After the theft and subsequent posting of hundreds of nude celebrity photos, Apple says it's investigating the situation.
And that's because these photos were allegedly obtained by exploiting Apple's cloud-based storage service, iCloud.
Reports originally indicated the photos were snagged using a bug in Apple's service, but the company denied this in a press release, writing, "accounts were compromised by a very targeted attack on user names, passwords and security questions."
Apple appeared to be referring to a practice used by hackers in what Business Insider referred to as an iCloud Hacking Ring.
"Using specialist password-cracking tools and guessing targets' security questions through Apple's iForgot password reset form, ... hackers are consistently able to gain access to iCloud accounts with only an email address."
After they've gained access, hackers gather the accounts' photos using special data retrieval software.
So it appears these leaks aren't really the result of any explicit flaws in Apple's code, despite early reports. Instead, the photos were obtained through social engineering — using human error to exploit systems for gain.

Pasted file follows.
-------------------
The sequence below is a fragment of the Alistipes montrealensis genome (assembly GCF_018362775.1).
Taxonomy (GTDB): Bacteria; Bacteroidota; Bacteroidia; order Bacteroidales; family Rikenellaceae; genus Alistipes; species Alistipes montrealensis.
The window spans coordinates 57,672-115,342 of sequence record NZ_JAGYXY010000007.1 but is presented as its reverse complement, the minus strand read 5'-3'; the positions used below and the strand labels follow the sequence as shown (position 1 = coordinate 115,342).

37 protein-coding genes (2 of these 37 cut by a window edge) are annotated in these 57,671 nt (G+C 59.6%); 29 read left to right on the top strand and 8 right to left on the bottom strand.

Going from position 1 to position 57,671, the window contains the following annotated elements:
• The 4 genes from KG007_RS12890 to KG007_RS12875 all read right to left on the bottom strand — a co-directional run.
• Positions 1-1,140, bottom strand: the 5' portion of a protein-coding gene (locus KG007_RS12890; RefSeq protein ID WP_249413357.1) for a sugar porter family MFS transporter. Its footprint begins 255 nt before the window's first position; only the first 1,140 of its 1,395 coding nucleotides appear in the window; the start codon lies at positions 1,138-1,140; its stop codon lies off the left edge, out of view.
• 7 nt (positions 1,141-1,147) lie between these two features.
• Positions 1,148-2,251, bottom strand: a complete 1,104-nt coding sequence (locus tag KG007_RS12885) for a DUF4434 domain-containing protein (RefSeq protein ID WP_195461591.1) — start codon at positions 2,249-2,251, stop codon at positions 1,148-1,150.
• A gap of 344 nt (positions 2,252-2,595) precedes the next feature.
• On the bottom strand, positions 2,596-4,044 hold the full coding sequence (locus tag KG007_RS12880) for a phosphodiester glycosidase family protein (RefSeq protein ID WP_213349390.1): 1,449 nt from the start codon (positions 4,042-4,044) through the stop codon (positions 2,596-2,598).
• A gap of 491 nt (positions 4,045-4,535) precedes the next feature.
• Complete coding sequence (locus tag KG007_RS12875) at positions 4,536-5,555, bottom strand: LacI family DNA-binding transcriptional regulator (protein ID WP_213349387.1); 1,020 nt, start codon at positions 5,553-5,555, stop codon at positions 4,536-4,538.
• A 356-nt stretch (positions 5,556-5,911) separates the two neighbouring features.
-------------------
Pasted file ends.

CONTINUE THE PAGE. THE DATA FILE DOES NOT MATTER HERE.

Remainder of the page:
According to the Daily Mail, these celebrity photos were obtained over the course of several months and involved more than one individual. One user, however, seems to be the main source of the leaked images. Going by the name "OriginalGuy," the poster promised users he'd share more nude celebrity photos as soon as he moved to another location — reportedly to evade authorities.
Apple in its press release shared a support article detailing how to improve security while using its services. The company recommends you "always use a strong password and enable two-step verification," a tool that requires users to enter a code sent to a separate, trusted device like your iPhone before you can make changes to your account. (Video via Apple)
One security consultant told the BBC, leaks like these can have a devastating impact on those individuals who've had their information stolen.
OLIVER CROFTON TO BBC: "We're talking about photographs that are very intimate and very private ... that's going to have a massive impact, a psychological impact, on the people that are involved."
This video includes images from Getty Images.